Eager to tap into the tourist industry? Why not build your own ancient fertility temple?
Along the tourist trail winding its way through the Andes, Incan ruins are money. Forget Chan Chan and forget Tiahuanaco; whoever built those ruins, they sure weren’t Incas. If you want to tap into the tourist trade, you’re going to need an Inca trail, or an Incan fortress, or an Incan-style pueblo. Even better if you have the next Machu Picchu.
The Incas weren’t exactly good at cleaning up after themselves; the remains of their roads and buildings are scattered right through the Andes. The problem is you’ll need more than just four timeworn but well-built walls to tap into the Incan tourism bonanza. Your trail needs to lead to something. Your pueblo needs to sell something. Shy indigenous kids with metal teeth and woollen clothes are a great cash cow.
On the south shore of Lake Titicaca, Chucuito is one Peruvian village among many. It has old churches, and a great view of Lake Titicaca, but so do most of the villages clustered around the lake. Visitors to the region bypassed Chucuito on the way to bigger towns with more tourism clout: Puno, Copacabana, Sillustani.
There were a few old timeworn but well-built Incan walls in Chucuito, but they didn’t amount to anything particularly interesting. So the town decided to turn them into their own Incan temple. Not just any old temple though, a bawdy Temple of Fertility, complete with its own mythology.
In days-of-yore Peru, houses were made of stone walls and thatched roofs. To secure the roofs to the walls, circular stones were built protruding out from the top of the walls; the roofs were tied to these with leather straps. Around Chucuito these protruding stones happened to have a thin shaft and bulging, mushroom-shaped heads. Basically, they looked like stone cocks.
For a long time the precolombian phalluses of Chucuito were nothing more than ribald garden ornaments. Then someone had the bright idea to collect these and place them in the temple. An unassuming ruin suddenly became the kind of photo every backpacker wants to be able to send home; this is me in Peru, next to a three-foot high sacred penis.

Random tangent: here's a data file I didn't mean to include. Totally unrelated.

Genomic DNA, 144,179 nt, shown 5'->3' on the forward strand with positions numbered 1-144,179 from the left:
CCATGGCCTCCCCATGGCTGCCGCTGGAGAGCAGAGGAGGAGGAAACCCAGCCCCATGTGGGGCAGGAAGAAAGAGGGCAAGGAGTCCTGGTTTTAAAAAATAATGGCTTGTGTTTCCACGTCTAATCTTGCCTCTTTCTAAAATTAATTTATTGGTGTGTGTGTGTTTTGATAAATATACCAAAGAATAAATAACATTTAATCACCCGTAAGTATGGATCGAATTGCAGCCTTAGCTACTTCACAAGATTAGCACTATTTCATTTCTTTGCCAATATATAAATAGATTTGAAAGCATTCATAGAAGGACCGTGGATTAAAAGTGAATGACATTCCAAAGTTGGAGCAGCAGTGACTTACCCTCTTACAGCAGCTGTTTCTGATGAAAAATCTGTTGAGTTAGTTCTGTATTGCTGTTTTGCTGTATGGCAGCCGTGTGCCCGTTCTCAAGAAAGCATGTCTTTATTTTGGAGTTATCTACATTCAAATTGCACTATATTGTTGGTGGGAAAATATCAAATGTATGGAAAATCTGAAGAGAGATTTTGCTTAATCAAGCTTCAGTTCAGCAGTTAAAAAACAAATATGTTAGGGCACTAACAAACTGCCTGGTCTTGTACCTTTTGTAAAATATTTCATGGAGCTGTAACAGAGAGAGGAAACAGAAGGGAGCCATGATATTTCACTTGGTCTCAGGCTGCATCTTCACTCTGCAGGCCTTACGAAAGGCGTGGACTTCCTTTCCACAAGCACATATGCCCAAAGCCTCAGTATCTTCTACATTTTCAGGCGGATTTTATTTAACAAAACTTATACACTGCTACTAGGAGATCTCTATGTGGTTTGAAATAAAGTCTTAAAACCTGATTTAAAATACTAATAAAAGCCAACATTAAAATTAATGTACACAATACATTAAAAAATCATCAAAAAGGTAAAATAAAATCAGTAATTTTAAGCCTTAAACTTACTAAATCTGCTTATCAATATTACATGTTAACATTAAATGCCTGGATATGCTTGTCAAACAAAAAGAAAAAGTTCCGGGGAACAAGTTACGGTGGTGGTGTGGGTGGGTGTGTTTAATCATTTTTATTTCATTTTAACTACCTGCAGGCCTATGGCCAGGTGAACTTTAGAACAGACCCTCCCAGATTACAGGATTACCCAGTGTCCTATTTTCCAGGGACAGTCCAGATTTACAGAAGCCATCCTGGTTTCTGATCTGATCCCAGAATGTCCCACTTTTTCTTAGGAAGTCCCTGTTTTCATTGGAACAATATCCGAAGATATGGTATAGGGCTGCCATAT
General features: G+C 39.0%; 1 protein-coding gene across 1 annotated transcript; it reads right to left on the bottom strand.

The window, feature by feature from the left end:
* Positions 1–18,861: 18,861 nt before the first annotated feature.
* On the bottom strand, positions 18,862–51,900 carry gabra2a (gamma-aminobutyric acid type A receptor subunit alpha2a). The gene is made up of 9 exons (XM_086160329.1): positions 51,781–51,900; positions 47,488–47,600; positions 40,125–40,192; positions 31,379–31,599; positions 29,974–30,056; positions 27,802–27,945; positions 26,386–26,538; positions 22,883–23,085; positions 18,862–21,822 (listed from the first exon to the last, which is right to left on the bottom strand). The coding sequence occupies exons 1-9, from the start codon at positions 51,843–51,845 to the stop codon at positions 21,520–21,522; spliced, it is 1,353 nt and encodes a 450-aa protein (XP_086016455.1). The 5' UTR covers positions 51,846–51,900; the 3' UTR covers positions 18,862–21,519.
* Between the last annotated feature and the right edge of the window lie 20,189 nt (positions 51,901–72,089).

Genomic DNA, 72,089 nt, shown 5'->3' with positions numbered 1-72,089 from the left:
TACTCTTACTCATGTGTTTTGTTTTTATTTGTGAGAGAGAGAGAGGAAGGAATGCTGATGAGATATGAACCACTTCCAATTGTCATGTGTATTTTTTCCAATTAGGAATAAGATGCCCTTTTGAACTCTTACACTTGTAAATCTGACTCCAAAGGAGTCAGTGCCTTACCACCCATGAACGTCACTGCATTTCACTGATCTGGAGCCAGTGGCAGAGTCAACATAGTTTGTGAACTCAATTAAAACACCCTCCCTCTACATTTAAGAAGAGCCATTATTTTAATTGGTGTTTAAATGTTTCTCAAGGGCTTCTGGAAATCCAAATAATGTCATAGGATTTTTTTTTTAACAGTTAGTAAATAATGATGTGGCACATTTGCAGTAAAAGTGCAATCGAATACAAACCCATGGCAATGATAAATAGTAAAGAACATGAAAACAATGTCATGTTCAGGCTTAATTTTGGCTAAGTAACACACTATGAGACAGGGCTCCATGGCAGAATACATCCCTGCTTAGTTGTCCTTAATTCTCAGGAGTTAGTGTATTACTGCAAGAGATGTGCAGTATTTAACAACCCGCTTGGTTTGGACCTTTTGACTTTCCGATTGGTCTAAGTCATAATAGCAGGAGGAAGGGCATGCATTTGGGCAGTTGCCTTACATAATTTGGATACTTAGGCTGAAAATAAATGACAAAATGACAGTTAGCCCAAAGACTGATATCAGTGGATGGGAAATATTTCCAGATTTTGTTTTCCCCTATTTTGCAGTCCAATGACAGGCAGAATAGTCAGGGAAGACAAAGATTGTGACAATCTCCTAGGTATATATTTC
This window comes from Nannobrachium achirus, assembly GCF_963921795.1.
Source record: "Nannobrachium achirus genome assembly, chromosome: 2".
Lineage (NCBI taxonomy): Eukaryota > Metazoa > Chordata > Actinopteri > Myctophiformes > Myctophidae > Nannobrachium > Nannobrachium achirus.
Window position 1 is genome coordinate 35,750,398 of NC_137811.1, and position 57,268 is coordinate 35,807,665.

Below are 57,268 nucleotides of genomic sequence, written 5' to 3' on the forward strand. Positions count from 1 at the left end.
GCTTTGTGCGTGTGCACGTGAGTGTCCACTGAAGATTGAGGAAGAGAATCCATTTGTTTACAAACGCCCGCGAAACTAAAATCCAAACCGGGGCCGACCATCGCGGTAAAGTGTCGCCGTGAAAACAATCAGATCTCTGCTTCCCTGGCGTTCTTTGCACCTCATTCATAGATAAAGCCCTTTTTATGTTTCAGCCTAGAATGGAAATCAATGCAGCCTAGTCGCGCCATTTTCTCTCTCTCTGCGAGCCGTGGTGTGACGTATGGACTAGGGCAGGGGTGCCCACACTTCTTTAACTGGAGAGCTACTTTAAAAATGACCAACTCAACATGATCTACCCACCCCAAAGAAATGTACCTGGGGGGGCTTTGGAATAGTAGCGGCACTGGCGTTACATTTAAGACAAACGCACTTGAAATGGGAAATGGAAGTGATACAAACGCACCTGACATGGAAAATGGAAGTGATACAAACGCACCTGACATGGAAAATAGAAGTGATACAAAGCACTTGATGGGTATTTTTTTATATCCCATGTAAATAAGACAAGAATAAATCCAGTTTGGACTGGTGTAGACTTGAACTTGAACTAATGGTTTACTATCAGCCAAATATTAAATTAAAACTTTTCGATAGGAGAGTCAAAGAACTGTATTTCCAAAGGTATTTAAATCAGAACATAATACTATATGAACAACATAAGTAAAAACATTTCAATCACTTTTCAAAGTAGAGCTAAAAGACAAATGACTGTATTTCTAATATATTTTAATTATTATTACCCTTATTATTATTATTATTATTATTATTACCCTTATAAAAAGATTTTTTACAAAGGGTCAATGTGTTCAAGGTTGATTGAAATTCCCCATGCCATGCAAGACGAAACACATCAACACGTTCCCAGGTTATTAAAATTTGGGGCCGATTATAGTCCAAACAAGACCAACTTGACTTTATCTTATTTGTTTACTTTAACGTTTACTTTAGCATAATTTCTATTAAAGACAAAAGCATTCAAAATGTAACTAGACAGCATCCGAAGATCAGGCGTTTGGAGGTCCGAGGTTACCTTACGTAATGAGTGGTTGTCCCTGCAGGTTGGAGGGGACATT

A fence has been built around the temple and it costs a few soles to enter. Local kids give tours of the temple, reciting their speil in singsong voices: Inca maidens use to come to the site, pour out offerings of chicha, maybe even get a little intimate with a stone, in hope of giving birth to a warrior or king or whatever. Some of the cocks pointed up towards the sun god Inti, some pointed down towards the earth mother Pachamama.
There is some scattered information online about the true origins of the Templo de la Fertilidad. More often, though, the site appears as a quick anecdote in fast-paced travel blogs. There are a few other clues to the truth of the Temple though. One is that the site has no official recognition. Most ancient sites are blanketed in information bearing the logos of the governments or universities or organisations like UNESCO. There is none of this in Chucuito. Another clue is that right across the road from the Temple is a colonial-era church. Given the efforts that the Church went to to crush indigenous culture, and given the Catholic penchant for mortifying the flesh and for smashing graven images, it seems pretty unlikely that the rows of cocks could have been left untouched while nuns and inquisitors received communion just across the way.
The Temple may not be the real deal, but there is something to be said for the creativity at work in Chucuito. The village has found a way to give tourists exactly what they want, and to make a little pocket money in doing so. Maybe the villagers have their tongues in their cheeks as they sell tickets and give tours, and maybe when the site closes in the evening they gather round, count their coins, and laugh at the stupid tourists, but it’s hard to fault them for wanting to cash in on an immense industry driven more by consumer demand than cultural authenticity. It says a great deal about travel today if most visitors don’t bother to check the facts on places they are visiting. The Temple gets mentioned in some guidebooks, but often it seems the authors of these are in on the joke. The truth is out there though, and it’s not very hard to find. If some travellers don’t care to find it, why not take their money, give them what they want, and send them merrily on their way? It’s an everyone-wins situation; a victimless crime.
And even if word does get properly out, this does little to diminish the appeal of Chucuito. It is still a traditional village on a majestic lake. And it still has a temple full of rows of stone cocks. Regardless of their origins, these well-rubbed phalluses are set to become a part of Peru’s ever-evolving mythology.